KISS legend Gene Simmons original outrageously filthy name for the band: New interview

Kiss: Gene Simmons discusses playing live in 2012

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Kiss are currently gearing up to restart their world tour. The End of the Road World Tour was interrupted by the global pandemic and is ostensibly the band’s last hurrah. In his typically modest manner, Simmons said in his latest interview: “The pandemic is almost over. Stay safe, get vaccinated, come to the shows. You’ll see the finest show on the face of the planet that allows human beings to have – that’s us.”

During the chat with local US TV show Better Connecticut, he was asked about the origin of the band’s name, after they had gone through various incarnations like Links, Missing Links, The Long Island Sounds, Bullfrog Bheer, and Wicked Lester.

Simmons says it happened during a chat with founder member Paul Stanley and original members Ace Frehley (who left in 1982) and Peter Criss (who left in 1980). Both of whom, incidentally, are still rumoured to be making guest appearances on the final legs of the tour.

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Simmons said: “I couldn’t drive in my early 20s – I didn’t start driving until I was 34 because in New York, you just took cabs.

“Paul was driving myself in his beat-up Mustang or something – myself and I think it may have been Peter or maybe Ace in the back of the car.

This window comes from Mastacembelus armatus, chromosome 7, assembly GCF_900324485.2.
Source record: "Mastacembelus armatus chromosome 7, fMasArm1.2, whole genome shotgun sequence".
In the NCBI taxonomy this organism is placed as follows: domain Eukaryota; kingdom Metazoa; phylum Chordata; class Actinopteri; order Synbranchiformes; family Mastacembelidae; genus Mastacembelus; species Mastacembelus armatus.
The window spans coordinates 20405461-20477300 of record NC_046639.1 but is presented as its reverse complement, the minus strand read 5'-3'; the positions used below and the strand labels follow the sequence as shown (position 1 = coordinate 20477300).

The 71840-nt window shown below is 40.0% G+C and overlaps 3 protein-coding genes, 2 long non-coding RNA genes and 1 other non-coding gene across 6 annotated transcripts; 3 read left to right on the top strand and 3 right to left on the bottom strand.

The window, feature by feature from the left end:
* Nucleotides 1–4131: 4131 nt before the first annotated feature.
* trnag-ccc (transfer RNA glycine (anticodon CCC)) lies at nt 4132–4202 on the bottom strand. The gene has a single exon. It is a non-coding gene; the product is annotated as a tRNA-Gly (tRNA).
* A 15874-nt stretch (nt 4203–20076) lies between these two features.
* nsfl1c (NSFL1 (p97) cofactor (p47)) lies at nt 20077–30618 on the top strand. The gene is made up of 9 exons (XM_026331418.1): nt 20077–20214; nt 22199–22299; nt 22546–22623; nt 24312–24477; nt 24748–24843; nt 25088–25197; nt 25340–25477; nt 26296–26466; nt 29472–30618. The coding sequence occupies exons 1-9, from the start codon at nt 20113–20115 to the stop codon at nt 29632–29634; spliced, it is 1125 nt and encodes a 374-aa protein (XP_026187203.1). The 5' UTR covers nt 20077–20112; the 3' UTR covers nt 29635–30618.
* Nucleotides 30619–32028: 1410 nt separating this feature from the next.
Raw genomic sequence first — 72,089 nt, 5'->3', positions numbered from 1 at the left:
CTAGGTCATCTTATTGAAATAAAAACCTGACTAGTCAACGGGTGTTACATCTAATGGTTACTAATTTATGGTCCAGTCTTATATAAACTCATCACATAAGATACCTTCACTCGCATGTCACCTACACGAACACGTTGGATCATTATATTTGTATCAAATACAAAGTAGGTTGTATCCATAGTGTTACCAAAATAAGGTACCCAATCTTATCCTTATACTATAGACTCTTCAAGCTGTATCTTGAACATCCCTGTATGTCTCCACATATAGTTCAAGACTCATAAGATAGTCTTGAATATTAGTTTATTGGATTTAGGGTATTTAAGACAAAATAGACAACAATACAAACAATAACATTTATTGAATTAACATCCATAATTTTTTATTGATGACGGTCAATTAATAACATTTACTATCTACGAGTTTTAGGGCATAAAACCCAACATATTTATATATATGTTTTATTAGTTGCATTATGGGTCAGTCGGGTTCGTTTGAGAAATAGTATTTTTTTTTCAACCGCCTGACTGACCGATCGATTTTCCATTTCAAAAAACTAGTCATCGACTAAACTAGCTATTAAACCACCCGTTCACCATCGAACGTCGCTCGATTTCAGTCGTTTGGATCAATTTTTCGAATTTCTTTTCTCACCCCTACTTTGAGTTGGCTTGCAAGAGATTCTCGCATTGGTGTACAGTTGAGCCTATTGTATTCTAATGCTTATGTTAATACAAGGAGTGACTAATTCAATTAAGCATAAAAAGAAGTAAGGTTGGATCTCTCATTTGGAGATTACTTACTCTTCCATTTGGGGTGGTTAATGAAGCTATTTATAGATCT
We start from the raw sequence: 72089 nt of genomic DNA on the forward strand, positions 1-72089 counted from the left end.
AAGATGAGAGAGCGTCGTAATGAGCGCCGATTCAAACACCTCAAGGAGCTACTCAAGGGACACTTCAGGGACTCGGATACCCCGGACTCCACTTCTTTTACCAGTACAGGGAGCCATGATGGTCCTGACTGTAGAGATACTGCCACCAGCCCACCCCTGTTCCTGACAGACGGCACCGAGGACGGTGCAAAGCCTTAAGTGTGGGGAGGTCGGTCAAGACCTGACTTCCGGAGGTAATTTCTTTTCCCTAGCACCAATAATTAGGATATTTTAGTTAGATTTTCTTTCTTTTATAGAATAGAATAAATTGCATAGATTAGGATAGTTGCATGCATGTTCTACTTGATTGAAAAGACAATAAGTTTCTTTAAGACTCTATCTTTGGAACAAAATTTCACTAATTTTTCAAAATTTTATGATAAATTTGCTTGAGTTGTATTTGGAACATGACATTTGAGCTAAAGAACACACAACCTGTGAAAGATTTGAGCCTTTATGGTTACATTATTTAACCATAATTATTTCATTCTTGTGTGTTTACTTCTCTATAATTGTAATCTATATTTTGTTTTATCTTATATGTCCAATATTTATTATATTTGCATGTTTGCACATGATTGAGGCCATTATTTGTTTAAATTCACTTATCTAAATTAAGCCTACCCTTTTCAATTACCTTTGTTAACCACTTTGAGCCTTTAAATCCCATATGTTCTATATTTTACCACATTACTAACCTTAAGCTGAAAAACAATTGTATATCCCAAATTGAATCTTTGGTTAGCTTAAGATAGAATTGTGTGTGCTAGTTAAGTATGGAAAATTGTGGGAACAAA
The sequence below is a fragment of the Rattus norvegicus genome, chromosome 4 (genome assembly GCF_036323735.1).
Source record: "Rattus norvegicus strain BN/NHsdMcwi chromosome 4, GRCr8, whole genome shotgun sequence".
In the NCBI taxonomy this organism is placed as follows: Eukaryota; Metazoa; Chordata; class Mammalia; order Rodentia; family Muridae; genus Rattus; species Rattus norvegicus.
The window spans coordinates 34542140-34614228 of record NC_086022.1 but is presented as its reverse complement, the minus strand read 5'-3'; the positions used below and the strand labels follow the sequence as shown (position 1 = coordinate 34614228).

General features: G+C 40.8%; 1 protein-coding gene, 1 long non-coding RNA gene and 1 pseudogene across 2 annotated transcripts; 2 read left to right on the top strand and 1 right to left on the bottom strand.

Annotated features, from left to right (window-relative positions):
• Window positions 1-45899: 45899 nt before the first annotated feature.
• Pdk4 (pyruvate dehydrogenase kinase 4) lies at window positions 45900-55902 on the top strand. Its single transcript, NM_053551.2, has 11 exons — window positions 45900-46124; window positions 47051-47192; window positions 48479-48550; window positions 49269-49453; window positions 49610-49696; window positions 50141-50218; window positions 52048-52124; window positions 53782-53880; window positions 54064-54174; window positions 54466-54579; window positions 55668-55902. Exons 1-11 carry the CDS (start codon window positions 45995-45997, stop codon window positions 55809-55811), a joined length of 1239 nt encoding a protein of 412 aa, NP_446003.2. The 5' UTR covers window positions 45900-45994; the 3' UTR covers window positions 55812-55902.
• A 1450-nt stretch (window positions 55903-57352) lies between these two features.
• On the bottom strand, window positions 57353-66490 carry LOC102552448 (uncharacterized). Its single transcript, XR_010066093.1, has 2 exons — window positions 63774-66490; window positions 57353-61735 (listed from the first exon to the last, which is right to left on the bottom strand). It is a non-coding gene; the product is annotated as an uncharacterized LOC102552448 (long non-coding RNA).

“And we were trying to think of a name. And I said, ‘Why don’t we call the band the word ‘F’?’, which you can’t say on stage.

“And the first album could be called ‘It,’ like, ‘F It.’

“The second record could be called ‘You,’ like, ‘F You’. And the third record could be called ‘Us,’ like ‘F Us.’ ‘Yeah, kind of cool. How about that?’ And we started laughing.”

WATCH THE INTERVIEW NEXT:

https://www.youtube.com/embed/82zKTZVgMSI

It was at that moment, Simmons says, that the final iconic name of the band suddenly appeared.

He said: “And I don’t know if he was half-serious or not, but Paul said, ‘Yeah, let’s call ourselves KISS.’ And we went, ‘Woah, woah, woah! What did you say?’ And we just got it right away.

“Whatever happened, happened naturally. There were no marketing companies. We didn’t even know what that was. (We thought) ‘Kiss, yeah, everybody on earth knows what that is. It’s universal – the kiss of death, the kiss of life, and all that stuff.’ And so it just felt right.”

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Simmons added that once they had the name, one last iconic component of the band needed to slot into place.

He said: “And then the other thing we had to get clear with was that we would wear more make-up and higher heels than your mommy ever wore. Once we got over that hump, it was easy.”

Over 75 million records later (and various break-ups and make-ups) the band is finally ready to hang up those high heels.

Paul Stanley himself opened up about why earlier this month.

Stanley said: “If we were just another band in t-shirts and trainers, we could do this into our eighties.

“But we’re running around on stage with 40 or 50 pounds of gear and boots with eight-inch heels, and we do it well, but I also know that we can’t do it forever.

“So before it reaches that point, I think it’s better that we stop. I take it real seriously, so the idea of being able to do this without end, it’s just not possible.”

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